Sentence review is not too progressive for even the most conservative California prosecutors, but it is a step too far for the Washington Post editorial board, apparently, which last week criticized the only other sentence review legislation, in D.C. Two years ago, D.C. enacted a measure allowing people serving lengthy prison terms for crimes committed when they were 16 or 17 to apply for sentence reductions after serving at least 20 years.

The editorial, which cites absolutely no evidence and instead relies on fearmongering and misrepresentations, warns that “the council is putting the public at increased risk, unnecessarily.” It complains that judges are no longer required to consider the original crime in resentencing (though it is hard to imagine a judge ever ignoring the original crime), and that the legislation allows for applications after 15 years, not 20. The board seems most concerned about pending legislation that would extend that measure to those who committed crimes up to age 25. It misleads readers by listing in sensational detail gruesome crimes and saying that their perpetrators would be among the measure’s “beneficiaries,” even though the measure would only allow them the chance to apply for a shortened sentence, and would in no way guarantee release. The editorial warns that the City Council “assured that proceedings will tilt in favor of convicts.”

What the editorial board either did not understand, or perhaps chose to ignore, was the amount of discretion involved in these reviews. Sentence review laws impose no obligations on prosecutors or judges. Last week, when law professor James Forman and I published an op-ed about sentence review in the New York Times, the only critiques I received were about that discretion. One professor asked me if I really believed that prosecutors would ever voluntarily “be forces for good.”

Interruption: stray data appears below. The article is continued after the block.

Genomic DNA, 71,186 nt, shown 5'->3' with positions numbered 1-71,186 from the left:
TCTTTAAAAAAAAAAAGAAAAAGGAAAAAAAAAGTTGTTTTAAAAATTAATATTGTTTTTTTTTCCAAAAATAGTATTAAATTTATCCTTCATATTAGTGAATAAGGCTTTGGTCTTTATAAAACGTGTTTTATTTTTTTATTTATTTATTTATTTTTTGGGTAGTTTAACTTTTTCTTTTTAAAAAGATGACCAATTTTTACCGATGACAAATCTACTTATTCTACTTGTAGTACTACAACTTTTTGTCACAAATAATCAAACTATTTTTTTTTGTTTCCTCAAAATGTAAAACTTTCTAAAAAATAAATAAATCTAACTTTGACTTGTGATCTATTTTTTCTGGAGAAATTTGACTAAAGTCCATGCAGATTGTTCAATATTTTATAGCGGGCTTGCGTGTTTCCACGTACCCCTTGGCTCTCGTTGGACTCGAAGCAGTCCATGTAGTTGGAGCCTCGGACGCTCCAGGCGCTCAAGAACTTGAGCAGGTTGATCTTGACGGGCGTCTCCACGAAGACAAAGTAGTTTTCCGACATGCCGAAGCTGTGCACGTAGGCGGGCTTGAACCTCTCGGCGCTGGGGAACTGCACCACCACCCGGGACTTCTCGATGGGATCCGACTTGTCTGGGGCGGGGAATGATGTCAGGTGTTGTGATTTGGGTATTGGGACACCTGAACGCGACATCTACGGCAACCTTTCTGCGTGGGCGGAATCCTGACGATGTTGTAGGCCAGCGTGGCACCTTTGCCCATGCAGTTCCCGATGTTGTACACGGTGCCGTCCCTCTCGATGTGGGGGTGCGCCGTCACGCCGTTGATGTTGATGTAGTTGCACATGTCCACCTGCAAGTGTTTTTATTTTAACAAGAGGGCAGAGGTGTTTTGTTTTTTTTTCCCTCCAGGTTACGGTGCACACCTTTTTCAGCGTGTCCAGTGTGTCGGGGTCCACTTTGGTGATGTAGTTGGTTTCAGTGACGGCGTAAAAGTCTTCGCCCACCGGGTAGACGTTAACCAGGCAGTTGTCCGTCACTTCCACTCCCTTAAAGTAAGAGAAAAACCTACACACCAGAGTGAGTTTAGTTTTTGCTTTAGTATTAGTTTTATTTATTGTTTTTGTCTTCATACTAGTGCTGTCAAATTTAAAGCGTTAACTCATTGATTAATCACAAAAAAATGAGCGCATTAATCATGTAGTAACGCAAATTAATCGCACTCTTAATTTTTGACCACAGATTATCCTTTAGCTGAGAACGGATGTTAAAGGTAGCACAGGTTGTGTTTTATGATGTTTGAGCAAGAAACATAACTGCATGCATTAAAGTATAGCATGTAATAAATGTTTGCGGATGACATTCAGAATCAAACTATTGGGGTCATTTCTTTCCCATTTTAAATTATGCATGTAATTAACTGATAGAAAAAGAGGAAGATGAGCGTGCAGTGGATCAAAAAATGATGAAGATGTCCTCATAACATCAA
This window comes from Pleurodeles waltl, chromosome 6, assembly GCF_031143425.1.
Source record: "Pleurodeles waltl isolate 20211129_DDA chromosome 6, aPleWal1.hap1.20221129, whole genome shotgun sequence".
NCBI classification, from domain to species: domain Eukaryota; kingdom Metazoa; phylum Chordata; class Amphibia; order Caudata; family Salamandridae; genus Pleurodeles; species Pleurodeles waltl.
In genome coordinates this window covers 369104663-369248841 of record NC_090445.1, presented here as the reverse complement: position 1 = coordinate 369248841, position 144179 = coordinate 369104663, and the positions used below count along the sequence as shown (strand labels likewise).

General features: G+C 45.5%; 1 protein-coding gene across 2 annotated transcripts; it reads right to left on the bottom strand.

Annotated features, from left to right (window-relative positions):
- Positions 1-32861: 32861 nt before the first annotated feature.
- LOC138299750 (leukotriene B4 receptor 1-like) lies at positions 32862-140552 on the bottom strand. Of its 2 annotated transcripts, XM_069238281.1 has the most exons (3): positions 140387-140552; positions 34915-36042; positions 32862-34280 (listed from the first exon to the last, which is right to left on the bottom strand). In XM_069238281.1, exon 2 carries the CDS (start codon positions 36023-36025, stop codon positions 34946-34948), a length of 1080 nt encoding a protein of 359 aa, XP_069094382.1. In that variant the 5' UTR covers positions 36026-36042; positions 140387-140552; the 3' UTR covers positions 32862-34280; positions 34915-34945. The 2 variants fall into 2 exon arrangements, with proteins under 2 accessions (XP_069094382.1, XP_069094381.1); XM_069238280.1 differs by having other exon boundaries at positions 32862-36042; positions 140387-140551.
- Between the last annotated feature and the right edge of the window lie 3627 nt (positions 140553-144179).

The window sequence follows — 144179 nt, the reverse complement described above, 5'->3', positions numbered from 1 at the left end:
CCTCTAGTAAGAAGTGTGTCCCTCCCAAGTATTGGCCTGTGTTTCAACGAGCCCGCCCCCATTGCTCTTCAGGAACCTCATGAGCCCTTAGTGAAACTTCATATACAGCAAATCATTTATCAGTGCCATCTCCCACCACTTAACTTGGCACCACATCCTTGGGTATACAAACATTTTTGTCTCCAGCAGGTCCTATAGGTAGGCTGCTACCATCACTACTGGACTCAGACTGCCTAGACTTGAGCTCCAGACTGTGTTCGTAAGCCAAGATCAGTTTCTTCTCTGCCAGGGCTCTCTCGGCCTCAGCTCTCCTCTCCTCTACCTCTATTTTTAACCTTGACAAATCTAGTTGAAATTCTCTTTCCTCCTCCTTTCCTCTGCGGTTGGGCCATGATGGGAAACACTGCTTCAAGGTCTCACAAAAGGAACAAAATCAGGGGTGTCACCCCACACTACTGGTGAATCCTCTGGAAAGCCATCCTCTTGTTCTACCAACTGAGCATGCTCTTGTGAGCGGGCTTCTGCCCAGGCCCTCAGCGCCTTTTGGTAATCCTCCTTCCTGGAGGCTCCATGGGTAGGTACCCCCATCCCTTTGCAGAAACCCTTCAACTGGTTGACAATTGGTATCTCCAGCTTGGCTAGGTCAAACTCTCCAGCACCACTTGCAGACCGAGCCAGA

As if to prove those critics right, Stephan, the San Diego DA who was proud to have petitioned for the first sentence review release, is now using her discretion to require some defendants who plead guilty to sign a waiver, giving up any rights they might have in the future to seek a lower sentence. Their sentence, in other words, would be locked in, regardless of changes in public opinion about what an appropriate, cost-effective, and proportionate sentence is. Her office says that it is only requiring these waivers in what it considers to be “serious” cases, but those assurances are not meaningful to many. Relying on prosecutors’ sense of appropriate sentences, after all, is what got the U.S. into this mess in the first place.

Article was originally published in the Appeal.


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Disclaimer: the views expressed by guest writers are strictly those of the author and may not reflect the views of the Vanguard, its editor, or its editorial board.